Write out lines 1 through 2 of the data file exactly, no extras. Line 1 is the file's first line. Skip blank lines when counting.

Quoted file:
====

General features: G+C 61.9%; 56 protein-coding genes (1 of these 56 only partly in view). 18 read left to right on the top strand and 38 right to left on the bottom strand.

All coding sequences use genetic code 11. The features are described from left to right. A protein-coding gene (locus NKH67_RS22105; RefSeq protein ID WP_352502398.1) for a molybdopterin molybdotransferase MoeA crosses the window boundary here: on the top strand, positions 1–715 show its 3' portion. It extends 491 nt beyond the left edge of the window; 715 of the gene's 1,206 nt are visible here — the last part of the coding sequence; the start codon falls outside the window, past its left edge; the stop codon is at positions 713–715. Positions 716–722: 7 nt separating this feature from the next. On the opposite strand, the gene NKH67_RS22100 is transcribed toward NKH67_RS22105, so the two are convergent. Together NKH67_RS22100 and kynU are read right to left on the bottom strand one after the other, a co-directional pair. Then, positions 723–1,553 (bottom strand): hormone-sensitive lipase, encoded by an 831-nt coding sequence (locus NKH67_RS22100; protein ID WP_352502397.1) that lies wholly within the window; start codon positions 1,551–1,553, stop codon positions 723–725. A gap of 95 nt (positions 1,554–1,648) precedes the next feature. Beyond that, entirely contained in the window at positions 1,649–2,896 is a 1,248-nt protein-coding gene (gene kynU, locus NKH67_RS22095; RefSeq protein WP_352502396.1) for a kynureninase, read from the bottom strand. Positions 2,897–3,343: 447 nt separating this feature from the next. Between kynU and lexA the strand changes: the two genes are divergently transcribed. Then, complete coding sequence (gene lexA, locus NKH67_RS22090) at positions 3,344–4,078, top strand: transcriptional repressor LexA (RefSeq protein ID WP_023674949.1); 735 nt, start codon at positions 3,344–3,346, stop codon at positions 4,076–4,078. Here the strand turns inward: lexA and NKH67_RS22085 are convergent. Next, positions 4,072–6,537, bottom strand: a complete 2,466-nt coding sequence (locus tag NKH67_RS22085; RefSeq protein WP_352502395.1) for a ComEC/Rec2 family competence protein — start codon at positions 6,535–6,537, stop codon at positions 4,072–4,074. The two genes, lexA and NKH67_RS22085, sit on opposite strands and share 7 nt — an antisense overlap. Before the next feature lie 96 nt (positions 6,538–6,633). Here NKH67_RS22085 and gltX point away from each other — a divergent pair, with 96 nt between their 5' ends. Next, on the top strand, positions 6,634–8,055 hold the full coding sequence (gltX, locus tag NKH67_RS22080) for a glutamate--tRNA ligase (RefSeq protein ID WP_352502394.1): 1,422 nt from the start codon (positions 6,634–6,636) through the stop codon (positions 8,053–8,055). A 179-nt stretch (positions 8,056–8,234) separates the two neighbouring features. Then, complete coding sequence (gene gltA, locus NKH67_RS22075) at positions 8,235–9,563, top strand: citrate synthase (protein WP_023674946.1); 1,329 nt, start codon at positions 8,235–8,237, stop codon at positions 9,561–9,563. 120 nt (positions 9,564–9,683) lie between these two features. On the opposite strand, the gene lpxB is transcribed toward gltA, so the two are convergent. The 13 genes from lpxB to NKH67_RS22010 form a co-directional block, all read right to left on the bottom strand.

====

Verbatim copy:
General features: G+C 61.9%; 56 protein-coding genes (1 of these 56 only partly in view). 18 read left to right on the top strand and 38 right to left on the bottom strand.

All coding sequences use genetic code 11. The features are described from left to right. A protein-coding gene (locus NKH67_RS22105; RefSeq protein ID WP_352502398.1) for a molybdopterin molybdotransferase MoeA crosses the window boundary here: on the top strand, positions 1–715 show its 3' portion. It extends 491 nt beyond the left edge of the window; 715 of the gene's 1,206 nt are visible here — the last part of the coding sequence; the start codon falls outside the window, past its left edge; the stop codon is at positions 713–715. Positions 716–722: 7 nt separating this feature from the next. On the opposite strand, the gene NKH67_RS22100 is transcribed toward NKH67_RS22105, so the two are convergent. Together NKH67_RS22100 and kynU are read right to left on the bottom strand one after the other, a co-directional pair. Then, positions 723–1,553 (bottom strand): hormone-sensitive lipase, encoded by an 831-nt coding sequence (locus NKH67_RS22100; protein ID WP_352502397.1) that lies wholly within the window; start codon positions 1,551–1,553, stop codon positions 723–725. A gap of 95 nt (positions 1,554–1,648) precedes the next feature. Beyond that, entirely contained in the window at positions 1,649–2,896 is a 1,248-nt protein-coding gene (gene kynU, locus NKH67_RS22095; RefSeq protein WP_352502396.1) for a kynureninase, read from the bottom strand. Positions 2,897–3,343: 447 nt separating this feature from the next. Between kynU and lexA the strand changes: the two genes are divergently transcribed. Then, complete coding sequence (gene lexA, locus NKH67_RS22090) at positions 3,344–4,078, top strand: transcriptional repressor LexA (RefSeq protein ID WP_023674949.1); 735 nt, start codon at positions 3,344–3,346, stop codon at positions 4,076–4,078. Here the strand turns inward: lexA and NKH67_RS22085 are convergent. Next, positions 4,072–6,537, bottom strand: a complete 2,466-nt coding sequence (locus tag NKH67_RS22085; RefSeq protein WP_352502395.1) for a ComEC/Rec2 family competence protein — start codon at positions 6,535–6,537, stop codon at positions 4,072–4,074. The two genes, lexA and NKH67_RS22085, sit on opposite strands and share 7 nt — an antisense overlap. Before the next feature lie 96 nt (positions 6,538–6,633). Here NKH67_RS22085 and gltX point away from each other — a divergent pair, with 96 nt between their 5' ends. Next, on the top strand, positions 6,634–8,055 hold the full coding sequence (gltX, locus tag NKH67_RS22080) for a glutamate--tRNA ligase (RefSeq protein ID WP_352502394.1): 1,422 nt from the start codon (positions 6,634–6,636) through the stop codon (positions 8,053–8,055). A 179-nt stretch (positions 8,056–8,234) separates the two neighbouring features. Then, complete coding sequence (gene gltA, locus NKH67_RS22075) at positions 8,235–9,563, top strand: citrate synthase (protein WP_023674946.1); 1,329 nt, start codon at positions 8,235–8,237, stop codon at positions 9,561–9,563. 120 nt (positions 9,564–9,683) lie between these two features. On the opposite strand, the gene lpxB is transcribed toward gltA, so the two are convergent. The 13 genes from lpxB to NKH67_RS22010 form a co-directional block, all read right to left on the bottom strand.